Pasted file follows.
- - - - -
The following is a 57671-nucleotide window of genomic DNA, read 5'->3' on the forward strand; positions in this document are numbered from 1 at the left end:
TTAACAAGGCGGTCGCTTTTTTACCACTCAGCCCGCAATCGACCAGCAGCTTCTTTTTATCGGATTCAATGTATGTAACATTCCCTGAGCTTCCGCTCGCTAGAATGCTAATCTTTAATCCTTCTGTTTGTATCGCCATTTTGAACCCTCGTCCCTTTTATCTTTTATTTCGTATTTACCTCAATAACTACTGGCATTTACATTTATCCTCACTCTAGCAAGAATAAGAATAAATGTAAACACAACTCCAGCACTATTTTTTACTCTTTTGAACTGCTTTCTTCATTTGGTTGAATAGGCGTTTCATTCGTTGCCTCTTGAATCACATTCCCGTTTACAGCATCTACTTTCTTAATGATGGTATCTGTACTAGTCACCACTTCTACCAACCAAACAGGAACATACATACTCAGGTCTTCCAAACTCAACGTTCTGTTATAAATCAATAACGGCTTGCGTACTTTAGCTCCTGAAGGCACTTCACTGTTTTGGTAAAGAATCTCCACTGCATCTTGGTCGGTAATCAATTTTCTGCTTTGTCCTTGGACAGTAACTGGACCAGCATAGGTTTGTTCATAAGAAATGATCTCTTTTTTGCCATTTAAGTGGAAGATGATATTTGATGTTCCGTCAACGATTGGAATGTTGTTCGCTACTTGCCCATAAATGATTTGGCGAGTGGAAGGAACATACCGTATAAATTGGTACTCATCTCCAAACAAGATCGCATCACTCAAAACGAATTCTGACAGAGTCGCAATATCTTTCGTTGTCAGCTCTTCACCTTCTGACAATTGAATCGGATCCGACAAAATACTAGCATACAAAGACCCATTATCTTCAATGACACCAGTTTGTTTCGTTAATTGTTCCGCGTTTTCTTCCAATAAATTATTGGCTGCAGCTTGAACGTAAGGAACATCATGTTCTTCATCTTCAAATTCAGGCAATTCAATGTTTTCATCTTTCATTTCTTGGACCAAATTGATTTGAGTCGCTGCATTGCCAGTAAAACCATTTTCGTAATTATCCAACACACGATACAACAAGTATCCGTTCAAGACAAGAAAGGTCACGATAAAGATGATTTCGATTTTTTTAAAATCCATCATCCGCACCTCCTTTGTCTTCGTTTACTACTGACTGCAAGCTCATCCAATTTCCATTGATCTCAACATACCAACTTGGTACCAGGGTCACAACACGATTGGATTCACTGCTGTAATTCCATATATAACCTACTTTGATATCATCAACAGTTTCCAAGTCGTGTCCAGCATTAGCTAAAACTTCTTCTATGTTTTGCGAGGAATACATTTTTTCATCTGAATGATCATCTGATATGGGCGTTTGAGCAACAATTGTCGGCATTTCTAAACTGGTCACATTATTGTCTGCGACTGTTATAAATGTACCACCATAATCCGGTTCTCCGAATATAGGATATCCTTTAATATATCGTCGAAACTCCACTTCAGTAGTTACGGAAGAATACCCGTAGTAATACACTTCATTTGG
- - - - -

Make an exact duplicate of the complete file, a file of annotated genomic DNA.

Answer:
The following is a 57671-nucleotide window of genomic DNA, read 5'->3' on the forward strand; positions in this document are numbered from 1 at the left end:
TTAACAAGGCGGTCGCTTTTTTACCACTCAGCCCGCAATCGACCAGCAGCTTCTTTTTATCGGATTCAATGTATGTAACATTCCCTGAGCTTCCGCTCGCTAGAATGCTAATCTTTAATCCTTCTGTTTGTATCGCCATTTTGAACCCTCGTCCCTTTTATCTTTTATTTCGTATTTACCTCAATAACTACTGGCATTTACATTTATCCTCACTCTAGCAAGAATAAGAATAAATGTAAACACAACTCCAGCACTATTTTTTACTCTTTTGAACTGCTTTCTTCATTTGGTTGAATAGGCGTTTCATTCGTTGCCTCTTGAATCACATTCCCGTTTACAGCATCTACTTTCTTAATGATGGTATCTGTACTAGTCACCACTTCTACCAACCAAACAGGAACATACATACTCAGGTCTTCCAAACTCAACGTTCTGTTATAAATCAATAACGGCTTGCGTACTTTAGCTCCTGAAGGCACTTCACTGTTTTGGTAAAGAATCTCCACTGCATCTTGGTCGGTAATCAATTTTCTGCTTTGTCCTTGGACAGTAACTGGACCAGCATAGGTTTGTTCATAAGAAATGATCTCTTTTTTGCCATTTAAGTGGAAGATGATATTTGATGTTCCGTCAACGATTGGAATGTTGTTCGCTACTTGCCCATAAATGATTTGGCGAGTGGAAGGAACATACCGTATAAATTGGTACTCATCTCCAAACAAGATCGCATCACTCAAAACGAATTCTGACAGAGTCGCAATATCTTTCGTTGTCAGCTCTTCACCTTCTGACAATTGAATCGGATCCGACAAAATACTAGCATACAAAGACCCATTATCTTCAATGACACCAGTTTGTTTCGTTAATTGTTCCGCGTTTTCTTCCAATAAATTATTGGCTGCAGCTTGAACGTAAGGAACATCATGTTCTTCATCTTCAAATTCAGGCAATTCAATGTTTTCATCTTTCATTTCTTGGACCAAATTGATTTGAGTCGCTGCATTGCCAGTAAAACCATTTTCGTAATTATCCAACACACGATACAACAAGTATCCGTTCAAGACAAGAAAGGTCACGATAAAGATGATTTCGATTTTTTTAAAATCCATCATCCGCACCTCCTTTGTCTTCGTTTACTACTGACTGCAAGCTCATCCAATTTCCATTGATCTCAACATACCAACTTGGTACCAGGGTCACAACACGATTGGATTCACTGCTGTAATTCCATATATAACCTACTTTGATATCATCAACAGTTTCCAAGTCGTGTCCAGCATTAGCTAAAACTTCTTCTATGTTTTGCGAGGAATACATTTTTTCATCTGAATGATCATCTGATATGGGCGTTTGAGCAACAATTGTCGGCATTTCTAAACTGGTCACATTATTGTCTGCGACTGTTATAAATGTACCACCATAATCCGGTTCTCCGAATATAGGATATCCTTTAATATATCGTCGAAACTCCACTTCAGTAGTTACGGAAGAATACCCGTAGTAATACACTTCATTTGG